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Giving back after getting a lot will not be enough in 2020
THE season of giving has moved on to the season of resolutions. For some well-known intellectuals, that means resolving to give more, especially after lifetimes of getting. But we must be careful about focusing too much on the self, even while preaching selflessness.
In his recent book The Second Mountain, David Brooks writes that we need to move beyond what he describes as the first mountain of life, which people think "they were meant to climb". In his view, "we all have to perform certain life tasks: establish an identity, separate from our parents, cultivate our talents, build a secure ego and try to make a mark". He writes that beyond this "vision of prominence, pleasure and success" is a second mountain, bigger than self-gratification. Climbing it requires us to let go of the ego, and find purpose in helping others.
Arthur Brooks, former head of the American Enterprise Institute (and no relation to Mr David Brooks), has another take on what people can and should try to achieve in the second part of their lives. In an article entitled Your Work Peak Is Earlier Than You Think, he focuses on the unhappiness that many highly successful people feel as they age, lose their abilities and slide into self-perceived irrelevance.
Mr Arthur Brooks' solution is to move into a phase of life, usually starting around age 50, in which "we purposefully focus less on professional ambition, and become more and more devoted to spirituality, service and wisdom". For him, teaching is the answer.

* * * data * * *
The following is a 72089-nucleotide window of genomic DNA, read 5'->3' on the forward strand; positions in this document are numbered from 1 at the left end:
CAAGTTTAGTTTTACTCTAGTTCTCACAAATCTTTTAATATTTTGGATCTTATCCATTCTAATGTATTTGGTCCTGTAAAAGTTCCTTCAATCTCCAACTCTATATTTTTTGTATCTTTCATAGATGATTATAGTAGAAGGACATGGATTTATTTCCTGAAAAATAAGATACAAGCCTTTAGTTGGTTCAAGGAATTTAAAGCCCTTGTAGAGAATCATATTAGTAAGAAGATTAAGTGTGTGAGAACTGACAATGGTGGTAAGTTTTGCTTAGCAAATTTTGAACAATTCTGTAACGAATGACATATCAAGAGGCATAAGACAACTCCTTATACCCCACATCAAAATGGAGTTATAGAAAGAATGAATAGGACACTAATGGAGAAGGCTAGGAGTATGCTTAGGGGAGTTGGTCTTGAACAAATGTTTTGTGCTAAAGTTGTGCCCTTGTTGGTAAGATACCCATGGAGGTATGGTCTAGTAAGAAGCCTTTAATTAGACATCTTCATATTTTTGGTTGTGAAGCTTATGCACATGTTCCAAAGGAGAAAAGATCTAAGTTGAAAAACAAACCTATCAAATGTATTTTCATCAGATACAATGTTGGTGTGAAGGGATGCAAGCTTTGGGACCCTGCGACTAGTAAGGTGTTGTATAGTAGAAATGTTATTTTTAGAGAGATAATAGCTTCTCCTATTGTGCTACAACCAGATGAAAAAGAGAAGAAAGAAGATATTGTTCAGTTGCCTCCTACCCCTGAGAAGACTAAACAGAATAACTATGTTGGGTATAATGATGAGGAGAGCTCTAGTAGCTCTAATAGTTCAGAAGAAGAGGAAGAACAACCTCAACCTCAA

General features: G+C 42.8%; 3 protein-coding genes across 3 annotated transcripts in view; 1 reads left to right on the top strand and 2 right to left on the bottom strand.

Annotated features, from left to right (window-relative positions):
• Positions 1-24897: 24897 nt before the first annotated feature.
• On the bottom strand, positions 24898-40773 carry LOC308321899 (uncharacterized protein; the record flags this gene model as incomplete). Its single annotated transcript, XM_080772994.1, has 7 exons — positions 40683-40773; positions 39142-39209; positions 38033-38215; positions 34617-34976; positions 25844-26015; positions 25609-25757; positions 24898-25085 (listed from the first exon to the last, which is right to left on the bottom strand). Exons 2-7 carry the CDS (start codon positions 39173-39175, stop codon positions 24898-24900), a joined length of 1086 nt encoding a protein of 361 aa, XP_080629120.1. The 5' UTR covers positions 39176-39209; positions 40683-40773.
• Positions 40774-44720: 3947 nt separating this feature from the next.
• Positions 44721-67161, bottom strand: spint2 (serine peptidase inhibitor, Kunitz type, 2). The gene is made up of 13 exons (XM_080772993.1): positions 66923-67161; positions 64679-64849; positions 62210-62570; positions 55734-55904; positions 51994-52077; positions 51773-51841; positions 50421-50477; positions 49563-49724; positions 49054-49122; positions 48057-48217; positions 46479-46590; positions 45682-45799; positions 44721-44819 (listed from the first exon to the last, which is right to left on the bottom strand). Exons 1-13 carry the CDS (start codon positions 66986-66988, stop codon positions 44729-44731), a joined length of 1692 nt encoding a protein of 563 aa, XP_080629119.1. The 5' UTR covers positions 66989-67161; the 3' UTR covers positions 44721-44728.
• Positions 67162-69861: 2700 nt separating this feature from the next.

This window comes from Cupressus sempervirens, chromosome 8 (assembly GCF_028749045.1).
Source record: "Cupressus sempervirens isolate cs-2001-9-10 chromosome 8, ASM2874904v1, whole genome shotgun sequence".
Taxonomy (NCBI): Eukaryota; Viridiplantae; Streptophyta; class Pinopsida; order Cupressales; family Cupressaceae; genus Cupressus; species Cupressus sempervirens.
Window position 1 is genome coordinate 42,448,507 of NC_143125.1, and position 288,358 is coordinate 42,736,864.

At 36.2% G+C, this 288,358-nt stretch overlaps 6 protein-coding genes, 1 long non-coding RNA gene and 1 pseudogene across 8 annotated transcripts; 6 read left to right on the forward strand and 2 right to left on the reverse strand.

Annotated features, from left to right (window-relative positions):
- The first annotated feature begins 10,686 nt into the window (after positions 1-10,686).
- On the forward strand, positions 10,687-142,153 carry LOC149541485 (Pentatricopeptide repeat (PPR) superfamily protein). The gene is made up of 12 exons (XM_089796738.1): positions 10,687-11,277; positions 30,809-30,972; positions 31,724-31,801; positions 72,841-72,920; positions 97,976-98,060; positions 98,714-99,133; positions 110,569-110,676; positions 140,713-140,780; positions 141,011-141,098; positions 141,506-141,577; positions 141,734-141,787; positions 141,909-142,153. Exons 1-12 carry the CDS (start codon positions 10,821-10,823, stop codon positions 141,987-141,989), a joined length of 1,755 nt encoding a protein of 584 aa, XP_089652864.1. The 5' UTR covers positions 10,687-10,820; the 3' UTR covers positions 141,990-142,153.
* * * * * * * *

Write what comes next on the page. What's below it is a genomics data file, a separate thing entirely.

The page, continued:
As an academic for most of my career, I can see why. I always drew the greatest satisfaction from my ability to help students chart their life paths and revel in their accomplishments. Moreover, as an ambitious career professional now in my early 60s, I understand the restless uncertainty and mulling over mortality that drives Mr David Brooks' search for a second mountain.
But what about those who chose that path from the beginning? There are many people who never saw their life purpose as pursuing a personal goal or "ego ideal". Many women and men choose - as a result of personality, socialisation, faith or some other force - to devote their life to the welfare of others. Moreover, for millions of people trying hard to feed, clothe, educate and care for their families, neither the ambition of the first mountain nor the meaning of the second are luxuries that they can afford. They have little time to spare wondering about the true meaning of success or the best way to avoid irrelevance in later life.
For those who do have the luxury of choice, entrepreneur Peter Sims suggests that there is a simple way to avoid becoming an "insecure overachiever" who ends up dissatisfied. He calls for a focus on "generative friendships and relationships" as a path out of a culture of relentless "upward comparison". Connection to others, rather than comparison with them, submerges ego by locating identity in the bonds among people rather than in an individual.
But perhaps there is even a simpler solution: we should stop focusing on ourselves at all. One of the greatest, and often least practised, Christian values is humility - in the Hebrew prophet Micah's words, "act justly, love mercy and walk humbly with your God". If we understand "God" more broadly, the passage urges subordination of self to something larger than any of us. Today, that could be saving the planet, overhauling capitalism or restoring sense and genuine deliberation to our politics.
The goal here is not self-gratification of any sort, whether through professional achievement or service to others. It is actually to achieve an important common good. In 2020, and the decade to come, the search for individual meaning must be less important than mass results. FT
- The writer is CEO of the New America think-tank and an FT contributing editor